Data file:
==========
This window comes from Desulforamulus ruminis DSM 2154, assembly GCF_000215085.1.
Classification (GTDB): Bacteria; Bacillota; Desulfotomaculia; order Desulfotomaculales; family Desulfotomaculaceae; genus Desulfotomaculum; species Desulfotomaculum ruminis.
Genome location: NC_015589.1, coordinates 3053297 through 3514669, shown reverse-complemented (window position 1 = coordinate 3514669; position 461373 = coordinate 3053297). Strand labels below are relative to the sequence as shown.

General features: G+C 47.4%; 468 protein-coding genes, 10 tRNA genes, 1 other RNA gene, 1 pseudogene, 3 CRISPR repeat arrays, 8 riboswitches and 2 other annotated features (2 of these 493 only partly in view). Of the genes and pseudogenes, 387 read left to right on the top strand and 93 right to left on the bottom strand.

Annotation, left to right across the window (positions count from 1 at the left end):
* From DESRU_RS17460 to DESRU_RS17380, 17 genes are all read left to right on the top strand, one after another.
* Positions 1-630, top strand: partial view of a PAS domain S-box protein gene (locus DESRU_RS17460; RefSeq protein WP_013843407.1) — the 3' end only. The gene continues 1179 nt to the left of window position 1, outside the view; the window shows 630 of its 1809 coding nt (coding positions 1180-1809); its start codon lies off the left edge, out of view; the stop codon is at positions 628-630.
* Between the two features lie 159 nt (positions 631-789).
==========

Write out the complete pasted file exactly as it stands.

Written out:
This window comes from Desulforamulus ruminis DSM 2154, assembly GCF_000215085.1.
Classification (GTDB): Bacteria; Bacillota; Desulfotomaculia; order Desulfotomaculales; family Desulfotomaculaceae; genus Desulfotomaculum; species Desulfotomaculum ruminis.
Genome location: NC_015589.1, coordinates 3053297 through 3514669, shown reverse-complemented (window position 1 = coordinate 3514669; position 461373 = coordinate 3053297). Strand labels below are relative to the sequence as shown.

General features: G+C 47.4%; 468 protein-coding genes, 10 tRNA genes, 1 other RNA gene, 1 pseudogene, 3 CRISPR repeat arrays, 8 riboswitches and 2 other annotated features (2 of these 493 only partly in view). Of the genes and pseudogenes, 387 read left to right on the top strand and 93 right to left on the bottom strand.

Annotation, left to right across the window (positions count from 1 at the left end):
* From DESRU_RS17460 to DESRU_RS17380, 17 genes are all read left to right on the top strand, one after another.
* Positions 1-630, top strand: partial view of a PAS domain S-box protein gene (locus DESRU_RS17460; RefSeq protein WP_013843407.1) — the 3' end only. The gene continues 1179 nt to the left of window position 1, outside the view; the window shows 630 of its 1809 coding nt (coding positions 1180-1809); its start codon lies off the left edge, out of view; the stop codon is at positions 628-630.
* Between the two features lie 159 nt (positions 631-789).